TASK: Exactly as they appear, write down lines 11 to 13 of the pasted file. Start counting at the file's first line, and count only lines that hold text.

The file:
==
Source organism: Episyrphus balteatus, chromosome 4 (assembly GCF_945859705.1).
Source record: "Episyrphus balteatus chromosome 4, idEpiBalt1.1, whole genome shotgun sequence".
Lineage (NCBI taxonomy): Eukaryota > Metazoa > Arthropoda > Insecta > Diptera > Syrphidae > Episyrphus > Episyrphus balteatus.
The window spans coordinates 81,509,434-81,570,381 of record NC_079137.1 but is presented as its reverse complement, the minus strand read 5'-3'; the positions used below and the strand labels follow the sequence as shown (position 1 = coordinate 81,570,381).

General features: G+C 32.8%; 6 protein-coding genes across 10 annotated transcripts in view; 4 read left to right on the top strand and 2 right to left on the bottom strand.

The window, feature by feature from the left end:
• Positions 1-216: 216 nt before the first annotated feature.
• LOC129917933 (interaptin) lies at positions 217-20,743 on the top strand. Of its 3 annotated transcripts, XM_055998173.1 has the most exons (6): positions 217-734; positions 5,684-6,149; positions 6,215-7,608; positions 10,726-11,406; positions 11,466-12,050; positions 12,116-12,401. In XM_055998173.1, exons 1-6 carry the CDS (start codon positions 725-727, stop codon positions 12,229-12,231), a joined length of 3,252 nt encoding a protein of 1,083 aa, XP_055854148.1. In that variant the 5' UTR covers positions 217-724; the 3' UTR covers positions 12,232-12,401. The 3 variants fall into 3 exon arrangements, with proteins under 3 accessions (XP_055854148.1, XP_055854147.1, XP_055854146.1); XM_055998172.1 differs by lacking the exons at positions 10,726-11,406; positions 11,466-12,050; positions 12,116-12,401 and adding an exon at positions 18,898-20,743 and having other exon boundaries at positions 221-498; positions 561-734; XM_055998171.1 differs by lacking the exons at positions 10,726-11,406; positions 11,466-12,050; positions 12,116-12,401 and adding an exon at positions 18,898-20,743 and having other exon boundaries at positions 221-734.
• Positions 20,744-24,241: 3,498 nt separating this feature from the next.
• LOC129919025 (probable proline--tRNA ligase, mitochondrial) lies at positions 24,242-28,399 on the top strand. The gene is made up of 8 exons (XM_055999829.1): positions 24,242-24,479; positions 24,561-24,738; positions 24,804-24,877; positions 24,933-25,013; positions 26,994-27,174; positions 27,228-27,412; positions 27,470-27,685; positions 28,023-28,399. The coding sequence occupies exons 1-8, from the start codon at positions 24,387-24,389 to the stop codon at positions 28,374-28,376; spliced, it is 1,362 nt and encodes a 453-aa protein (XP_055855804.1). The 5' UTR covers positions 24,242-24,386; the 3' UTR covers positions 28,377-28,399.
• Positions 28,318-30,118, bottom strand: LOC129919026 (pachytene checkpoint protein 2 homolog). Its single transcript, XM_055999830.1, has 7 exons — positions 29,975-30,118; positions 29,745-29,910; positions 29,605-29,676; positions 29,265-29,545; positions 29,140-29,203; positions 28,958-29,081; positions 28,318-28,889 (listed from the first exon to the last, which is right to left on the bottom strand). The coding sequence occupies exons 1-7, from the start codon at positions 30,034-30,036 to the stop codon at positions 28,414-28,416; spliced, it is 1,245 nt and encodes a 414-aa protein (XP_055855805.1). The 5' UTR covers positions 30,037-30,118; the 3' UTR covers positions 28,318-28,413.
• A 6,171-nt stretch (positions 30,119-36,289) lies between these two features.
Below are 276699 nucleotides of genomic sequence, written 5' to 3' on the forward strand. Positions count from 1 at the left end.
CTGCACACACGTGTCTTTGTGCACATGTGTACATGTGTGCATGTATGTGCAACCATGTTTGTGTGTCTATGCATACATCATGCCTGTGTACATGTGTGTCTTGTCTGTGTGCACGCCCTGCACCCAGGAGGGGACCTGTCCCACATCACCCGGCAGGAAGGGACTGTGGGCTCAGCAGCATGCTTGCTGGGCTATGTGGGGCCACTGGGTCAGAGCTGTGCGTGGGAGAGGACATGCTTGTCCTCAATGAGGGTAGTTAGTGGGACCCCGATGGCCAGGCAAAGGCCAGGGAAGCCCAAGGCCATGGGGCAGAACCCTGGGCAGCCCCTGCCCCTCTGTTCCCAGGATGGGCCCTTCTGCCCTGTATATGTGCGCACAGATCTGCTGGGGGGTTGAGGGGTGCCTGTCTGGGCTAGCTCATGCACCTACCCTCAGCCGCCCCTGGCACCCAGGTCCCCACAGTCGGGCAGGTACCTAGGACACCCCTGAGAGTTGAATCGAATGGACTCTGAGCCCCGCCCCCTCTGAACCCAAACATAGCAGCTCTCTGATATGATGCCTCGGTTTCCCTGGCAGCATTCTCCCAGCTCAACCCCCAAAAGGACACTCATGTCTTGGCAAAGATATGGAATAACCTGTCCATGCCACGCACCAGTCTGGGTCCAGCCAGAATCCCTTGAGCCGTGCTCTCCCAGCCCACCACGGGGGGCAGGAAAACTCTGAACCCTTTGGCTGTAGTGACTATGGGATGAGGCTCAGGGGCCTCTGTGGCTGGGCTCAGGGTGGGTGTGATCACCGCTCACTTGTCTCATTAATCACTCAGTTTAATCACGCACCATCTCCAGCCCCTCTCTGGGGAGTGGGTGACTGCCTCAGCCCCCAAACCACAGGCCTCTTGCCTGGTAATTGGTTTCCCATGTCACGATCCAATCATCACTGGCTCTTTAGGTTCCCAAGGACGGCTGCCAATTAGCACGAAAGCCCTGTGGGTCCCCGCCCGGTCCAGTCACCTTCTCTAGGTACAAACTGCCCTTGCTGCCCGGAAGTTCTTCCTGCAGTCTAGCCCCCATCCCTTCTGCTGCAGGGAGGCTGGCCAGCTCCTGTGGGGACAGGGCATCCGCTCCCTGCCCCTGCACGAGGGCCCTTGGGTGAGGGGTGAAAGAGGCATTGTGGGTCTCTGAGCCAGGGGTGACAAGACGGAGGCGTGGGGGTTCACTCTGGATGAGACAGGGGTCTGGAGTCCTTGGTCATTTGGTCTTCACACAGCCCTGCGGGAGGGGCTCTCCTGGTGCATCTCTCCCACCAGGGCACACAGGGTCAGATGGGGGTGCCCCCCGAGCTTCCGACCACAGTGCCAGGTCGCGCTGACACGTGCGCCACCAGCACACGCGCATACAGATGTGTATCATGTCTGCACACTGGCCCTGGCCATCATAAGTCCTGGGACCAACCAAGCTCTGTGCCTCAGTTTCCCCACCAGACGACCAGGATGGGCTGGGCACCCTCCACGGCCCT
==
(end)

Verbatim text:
• Positions 28,318-30,118, bottom strand: LOC129919026 (pachytene checkpoint protein 2 homolog). Its single transcript, XM_055999830.1, has 7 exons — positions 29,975-30,118; positions 29,745-29,910; positions 29,605-29,676; positions 29,265-29,545; positions 29,140-29,203; positions 28,958-29,081; positions 28,318-28,889 (listed from the first exon to the last, which is right to left on the bottom strand). The coding sequence occupies exons 1-7, from the start codon at positions 30,034-30,036 to the stop codon at positions 28,414-28,416; spliced, it is 1,245 nt and encodes a 414-aa protein (XP_055855805.1). The 5' UTR covers positions 30,037-30,118; the 3' UTR covers positions 28,318-28,413.
• A 6,171-nt stretch (positions 30,119-36,289) lies between these two features.
Below are 276699 nucleotides of genomic sequence, written 5' to 3' on the forward strand. Positions count from 1 at the left end.